Give ‘Em a Break!

“The music of Miles Davis was great not just because of the notes but also the silences between the notes.” – Unknown

That quote hit me like a thunderbolt. As a meeting designer for Ketchum, I understand the value of the meeting break – that much-needed pause in the day’s business that allows you to connect with colleagues over a cup of coffee, check in with the home office, grab a snack or take care of other, ahem, business. However, the real value of the meeting break is silence … the ability to step away from the white noise and reflect and reenergize. Meeting participants need ample time and space to reflect on what they heard in the meeting room, ponder how those learnings can be applied and reenergize their minds for the next session.

When I work with clients on their meeting designs, I try hard to stress the importance of long breaks. All too often, though, there is so much information that needs to be on the agenda that the breaks become shorter and shorter. And that, my friends, is counterproductive to the meeting objective, which is to provide important, useful information that can be shared with colleagues.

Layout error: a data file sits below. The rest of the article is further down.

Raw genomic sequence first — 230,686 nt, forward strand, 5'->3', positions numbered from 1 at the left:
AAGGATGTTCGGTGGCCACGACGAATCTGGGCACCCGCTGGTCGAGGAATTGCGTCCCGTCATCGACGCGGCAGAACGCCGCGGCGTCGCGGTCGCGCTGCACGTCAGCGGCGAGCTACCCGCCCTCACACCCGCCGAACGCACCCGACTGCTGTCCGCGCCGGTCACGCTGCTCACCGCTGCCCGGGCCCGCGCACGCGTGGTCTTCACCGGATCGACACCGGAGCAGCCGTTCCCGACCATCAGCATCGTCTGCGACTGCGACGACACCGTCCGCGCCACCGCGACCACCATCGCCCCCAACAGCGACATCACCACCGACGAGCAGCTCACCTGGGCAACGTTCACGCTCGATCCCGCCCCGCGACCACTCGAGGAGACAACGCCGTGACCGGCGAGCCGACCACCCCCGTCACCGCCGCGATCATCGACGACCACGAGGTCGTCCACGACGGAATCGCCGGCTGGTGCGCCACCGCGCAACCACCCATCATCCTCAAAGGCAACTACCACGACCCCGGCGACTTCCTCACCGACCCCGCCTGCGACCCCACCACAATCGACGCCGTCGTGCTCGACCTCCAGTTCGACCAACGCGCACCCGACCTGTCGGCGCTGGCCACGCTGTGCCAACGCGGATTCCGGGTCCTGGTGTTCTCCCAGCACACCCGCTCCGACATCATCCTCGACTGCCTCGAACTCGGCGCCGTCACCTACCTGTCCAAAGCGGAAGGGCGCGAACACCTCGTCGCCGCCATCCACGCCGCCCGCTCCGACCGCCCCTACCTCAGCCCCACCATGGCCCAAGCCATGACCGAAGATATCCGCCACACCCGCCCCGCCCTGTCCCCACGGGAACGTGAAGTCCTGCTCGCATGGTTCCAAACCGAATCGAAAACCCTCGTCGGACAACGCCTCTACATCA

Without enough time to reflect on those learnings, that important, useful information flies out of the brain and is replaced by something else (usually the thought of the next meal).  There is a ton of research to confirm this, but I will refrain from quoting it because it would take way too long and you would need a break from reading this. However, if your curiosity has gotten the best of you, please check-out this article from Meeting Professionals International, this blog post from Harvard Business Review or this one from Jeff Hurt (check out item #4). If you are more inclined to trust me, then I will just ask you to again read the above quote and remember: If you want a great meeting, content is king, but silence is golden.

So, when you are charged with running any meeting lasting over 90 minutes, I hope that you remember the importance of the break. While they may take precious minutes away from your other agenda items, what you lose in time you’ll gain in effectiveness and satisfaction.